The local politics of policy mobility: learning, persuasion, and the production of a municipal sustainability fix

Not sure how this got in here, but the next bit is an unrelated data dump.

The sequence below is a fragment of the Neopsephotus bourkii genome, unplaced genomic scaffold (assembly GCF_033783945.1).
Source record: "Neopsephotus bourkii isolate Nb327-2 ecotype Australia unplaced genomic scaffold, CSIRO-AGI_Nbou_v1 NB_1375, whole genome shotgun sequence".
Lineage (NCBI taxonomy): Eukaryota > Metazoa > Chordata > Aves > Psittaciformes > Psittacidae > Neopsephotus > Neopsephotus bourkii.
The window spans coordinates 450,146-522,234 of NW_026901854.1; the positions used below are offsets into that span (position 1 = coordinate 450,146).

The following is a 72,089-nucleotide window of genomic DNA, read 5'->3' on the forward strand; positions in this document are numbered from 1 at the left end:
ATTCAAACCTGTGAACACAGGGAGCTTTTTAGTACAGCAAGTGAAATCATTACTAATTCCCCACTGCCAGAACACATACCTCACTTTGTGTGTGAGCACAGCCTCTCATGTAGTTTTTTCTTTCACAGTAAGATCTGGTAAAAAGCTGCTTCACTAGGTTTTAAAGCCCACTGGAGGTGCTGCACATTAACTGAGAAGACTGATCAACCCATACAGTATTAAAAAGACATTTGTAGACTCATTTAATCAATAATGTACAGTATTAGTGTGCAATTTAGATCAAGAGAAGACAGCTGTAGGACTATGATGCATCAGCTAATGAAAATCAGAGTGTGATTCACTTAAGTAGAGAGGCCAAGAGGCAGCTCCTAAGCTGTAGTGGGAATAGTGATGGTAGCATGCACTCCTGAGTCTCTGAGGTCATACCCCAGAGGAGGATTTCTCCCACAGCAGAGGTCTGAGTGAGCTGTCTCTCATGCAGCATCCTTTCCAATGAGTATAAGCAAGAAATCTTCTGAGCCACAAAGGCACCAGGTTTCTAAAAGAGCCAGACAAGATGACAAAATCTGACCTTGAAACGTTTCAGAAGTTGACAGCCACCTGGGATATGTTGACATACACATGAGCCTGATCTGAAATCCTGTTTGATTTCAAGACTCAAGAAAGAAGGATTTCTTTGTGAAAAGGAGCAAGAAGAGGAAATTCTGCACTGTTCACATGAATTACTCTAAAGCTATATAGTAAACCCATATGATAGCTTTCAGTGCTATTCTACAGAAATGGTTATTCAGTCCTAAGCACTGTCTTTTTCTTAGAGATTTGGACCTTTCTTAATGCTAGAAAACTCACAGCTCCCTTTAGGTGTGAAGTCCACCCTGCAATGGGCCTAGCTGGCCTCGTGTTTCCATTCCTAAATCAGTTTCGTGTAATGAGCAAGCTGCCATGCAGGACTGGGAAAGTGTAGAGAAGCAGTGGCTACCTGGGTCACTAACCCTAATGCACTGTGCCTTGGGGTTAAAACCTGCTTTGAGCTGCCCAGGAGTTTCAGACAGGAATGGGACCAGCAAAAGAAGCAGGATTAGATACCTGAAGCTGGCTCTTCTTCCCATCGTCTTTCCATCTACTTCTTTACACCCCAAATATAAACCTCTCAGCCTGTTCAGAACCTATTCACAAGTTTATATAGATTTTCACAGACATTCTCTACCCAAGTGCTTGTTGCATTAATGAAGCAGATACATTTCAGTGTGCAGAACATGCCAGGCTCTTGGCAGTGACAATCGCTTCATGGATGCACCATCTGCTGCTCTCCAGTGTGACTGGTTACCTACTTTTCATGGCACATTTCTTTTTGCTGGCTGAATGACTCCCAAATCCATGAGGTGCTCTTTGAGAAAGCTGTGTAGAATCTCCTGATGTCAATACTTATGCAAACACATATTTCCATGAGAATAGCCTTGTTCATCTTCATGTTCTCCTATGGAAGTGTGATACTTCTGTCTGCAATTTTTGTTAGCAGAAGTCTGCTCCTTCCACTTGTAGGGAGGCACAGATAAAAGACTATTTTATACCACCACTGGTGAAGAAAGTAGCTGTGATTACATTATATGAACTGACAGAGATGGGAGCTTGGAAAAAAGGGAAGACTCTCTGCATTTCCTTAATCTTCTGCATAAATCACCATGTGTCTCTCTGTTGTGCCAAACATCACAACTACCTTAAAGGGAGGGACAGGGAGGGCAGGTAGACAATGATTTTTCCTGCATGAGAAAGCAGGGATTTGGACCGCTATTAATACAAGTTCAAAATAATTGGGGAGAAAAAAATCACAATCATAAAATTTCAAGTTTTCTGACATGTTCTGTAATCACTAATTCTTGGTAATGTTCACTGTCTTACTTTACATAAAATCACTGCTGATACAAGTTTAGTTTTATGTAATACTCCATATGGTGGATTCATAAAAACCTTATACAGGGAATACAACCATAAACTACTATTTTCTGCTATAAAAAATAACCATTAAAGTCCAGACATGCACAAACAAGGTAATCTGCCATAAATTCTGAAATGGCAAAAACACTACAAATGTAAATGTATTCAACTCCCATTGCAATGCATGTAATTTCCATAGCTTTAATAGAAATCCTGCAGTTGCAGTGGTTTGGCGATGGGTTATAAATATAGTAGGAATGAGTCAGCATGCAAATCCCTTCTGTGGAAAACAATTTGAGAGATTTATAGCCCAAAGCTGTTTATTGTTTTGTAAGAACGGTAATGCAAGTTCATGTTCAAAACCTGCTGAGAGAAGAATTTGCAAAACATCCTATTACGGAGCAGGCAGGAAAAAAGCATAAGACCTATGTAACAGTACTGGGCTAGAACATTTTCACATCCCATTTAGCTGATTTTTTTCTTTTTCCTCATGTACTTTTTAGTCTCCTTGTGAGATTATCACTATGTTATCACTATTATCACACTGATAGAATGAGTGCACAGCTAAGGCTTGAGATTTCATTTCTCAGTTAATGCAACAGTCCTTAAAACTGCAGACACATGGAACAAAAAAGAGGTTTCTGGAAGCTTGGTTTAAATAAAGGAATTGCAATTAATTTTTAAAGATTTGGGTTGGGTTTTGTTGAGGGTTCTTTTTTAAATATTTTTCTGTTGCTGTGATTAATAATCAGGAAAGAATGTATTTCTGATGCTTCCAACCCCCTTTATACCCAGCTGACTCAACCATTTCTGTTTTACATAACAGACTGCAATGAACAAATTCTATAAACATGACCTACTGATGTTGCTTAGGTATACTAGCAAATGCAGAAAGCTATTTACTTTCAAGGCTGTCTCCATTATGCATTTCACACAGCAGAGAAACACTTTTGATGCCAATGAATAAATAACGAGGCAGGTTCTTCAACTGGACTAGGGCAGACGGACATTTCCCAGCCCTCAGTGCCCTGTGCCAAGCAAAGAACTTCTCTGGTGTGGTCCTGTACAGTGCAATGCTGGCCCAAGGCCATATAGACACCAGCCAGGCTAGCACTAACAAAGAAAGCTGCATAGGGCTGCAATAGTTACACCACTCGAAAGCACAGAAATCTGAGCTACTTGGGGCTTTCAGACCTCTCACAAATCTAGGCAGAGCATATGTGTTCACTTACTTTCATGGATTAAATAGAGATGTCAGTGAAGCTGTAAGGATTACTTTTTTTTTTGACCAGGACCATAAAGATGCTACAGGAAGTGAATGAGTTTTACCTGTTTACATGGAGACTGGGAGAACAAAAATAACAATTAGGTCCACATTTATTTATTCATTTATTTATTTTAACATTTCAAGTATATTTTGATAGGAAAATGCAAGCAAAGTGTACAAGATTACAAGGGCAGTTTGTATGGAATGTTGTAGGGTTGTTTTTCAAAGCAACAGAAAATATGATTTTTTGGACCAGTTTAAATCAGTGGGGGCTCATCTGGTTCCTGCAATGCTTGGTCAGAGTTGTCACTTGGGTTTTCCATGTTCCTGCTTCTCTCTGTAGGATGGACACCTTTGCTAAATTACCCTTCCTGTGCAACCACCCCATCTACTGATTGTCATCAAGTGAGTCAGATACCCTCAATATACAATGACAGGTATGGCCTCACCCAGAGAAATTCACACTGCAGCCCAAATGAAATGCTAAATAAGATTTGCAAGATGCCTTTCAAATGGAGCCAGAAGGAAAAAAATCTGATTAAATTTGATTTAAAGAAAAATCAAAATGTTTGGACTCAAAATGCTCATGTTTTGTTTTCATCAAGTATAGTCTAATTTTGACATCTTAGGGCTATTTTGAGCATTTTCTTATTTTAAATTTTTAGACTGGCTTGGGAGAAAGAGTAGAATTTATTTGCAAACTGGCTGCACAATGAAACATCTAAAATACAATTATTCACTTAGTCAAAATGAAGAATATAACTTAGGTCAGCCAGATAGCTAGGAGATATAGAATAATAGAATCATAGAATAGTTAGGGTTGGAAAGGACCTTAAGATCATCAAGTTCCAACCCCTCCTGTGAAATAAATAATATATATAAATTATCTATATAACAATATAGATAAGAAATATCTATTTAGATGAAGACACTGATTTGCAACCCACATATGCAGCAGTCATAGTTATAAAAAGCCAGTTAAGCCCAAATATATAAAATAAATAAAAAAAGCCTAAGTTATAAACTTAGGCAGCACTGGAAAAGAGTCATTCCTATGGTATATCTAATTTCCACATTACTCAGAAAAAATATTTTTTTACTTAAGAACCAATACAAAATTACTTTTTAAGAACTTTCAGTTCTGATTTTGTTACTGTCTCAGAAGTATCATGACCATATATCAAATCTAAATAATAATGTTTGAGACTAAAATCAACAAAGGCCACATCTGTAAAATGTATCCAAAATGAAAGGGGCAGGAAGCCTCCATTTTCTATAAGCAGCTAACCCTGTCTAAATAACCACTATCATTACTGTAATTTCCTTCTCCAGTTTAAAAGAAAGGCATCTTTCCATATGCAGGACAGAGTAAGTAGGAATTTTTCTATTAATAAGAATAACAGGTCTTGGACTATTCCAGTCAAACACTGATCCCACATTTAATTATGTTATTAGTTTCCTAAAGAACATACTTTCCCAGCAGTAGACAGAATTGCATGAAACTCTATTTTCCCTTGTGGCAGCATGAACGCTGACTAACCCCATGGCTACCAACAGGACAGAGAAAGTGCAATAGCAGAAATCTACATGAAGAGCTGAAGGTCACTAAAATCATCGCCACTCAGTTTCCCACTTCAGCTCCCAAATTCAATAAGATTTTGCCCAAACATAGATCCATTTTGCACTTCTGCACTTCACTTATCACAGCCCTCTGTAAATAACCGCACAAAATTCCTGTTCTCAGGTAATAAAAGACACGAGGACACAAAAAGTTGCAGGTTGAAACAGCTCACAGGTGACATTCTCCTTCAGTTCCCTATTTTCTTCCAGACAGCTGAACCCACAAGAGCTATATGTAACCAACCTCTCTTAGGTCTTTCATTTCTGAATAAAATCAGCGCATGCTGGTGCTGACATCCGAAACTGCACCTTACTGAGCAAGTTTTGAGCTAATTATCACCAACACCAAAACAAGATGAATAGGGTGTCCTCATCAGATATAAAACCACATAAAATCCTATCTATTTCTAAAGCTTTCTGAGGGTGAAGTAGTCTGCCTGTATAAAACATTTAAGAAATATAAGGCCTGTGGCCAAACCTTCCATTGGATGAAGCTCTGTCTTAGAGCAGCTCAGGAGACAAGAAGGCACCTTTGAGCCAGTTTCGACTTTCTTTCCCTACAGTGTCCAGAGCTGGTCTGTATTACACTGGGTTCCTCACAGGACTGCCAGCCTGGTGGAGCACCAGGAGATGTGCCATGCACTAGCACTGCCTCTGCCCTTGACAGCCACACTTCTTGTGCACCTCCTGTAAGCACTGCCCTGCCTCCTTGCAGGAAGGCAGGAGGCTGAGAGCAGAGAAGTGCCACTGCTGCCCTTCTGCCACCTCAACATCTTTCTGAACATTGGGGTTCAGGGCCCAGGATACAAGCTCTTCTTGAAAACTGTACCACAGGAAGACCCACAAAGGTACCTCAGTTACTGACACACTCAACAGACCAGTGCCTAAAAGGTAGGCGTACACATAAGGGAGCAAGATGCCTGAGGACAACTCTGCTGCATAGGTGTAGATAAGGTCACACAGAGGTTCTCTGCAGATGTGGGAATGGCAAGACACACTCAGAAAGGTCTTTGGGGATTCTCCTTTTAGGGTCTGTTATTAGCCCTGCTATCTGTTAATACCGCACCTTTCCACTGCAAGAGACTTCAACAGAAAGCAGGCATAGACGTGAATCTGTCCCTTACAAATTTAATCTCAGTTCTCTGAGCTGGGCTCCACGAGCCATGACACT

The authors draw on the concept of a ‘sustainability fix’—a political discourse which allows development to proceed by accommodating both profit-making and environmental concerns—to analyze how municipalities muster support for development in the face of worries about negative environmental impacts. The case of Whistler, British Columbia, a tourist resort with an official orientation toward sustainable development, is used to illustrate the politics of balancing economic and environmental commitments. The authors deepen the sustainability fix concept by addressing: first, how such a fix is achieved through the assemblage of local and extralocal resources—specifically, ‘imported’ policy models which direct attention to certain definitions of problems and legitimate specific types of policy solutions; and second, how the politics of municipal policy-making is about more than contention and how it involves the sort of ongoing and broadly defined learning that has been largely undertheorized in the local politics literature. A key point is that local politics and policy making are always also extralocal in various ways. They involve a local politics of policy mobility. The authors expand on this premise to show how Whistler’s model of sustainability planning has recently been circulated to other municipalities with similar social, economic, and environmental conditions. Keywords: policy mobilities, sustainability, politics of learning, The Natural Step (TNS), Whistler BC
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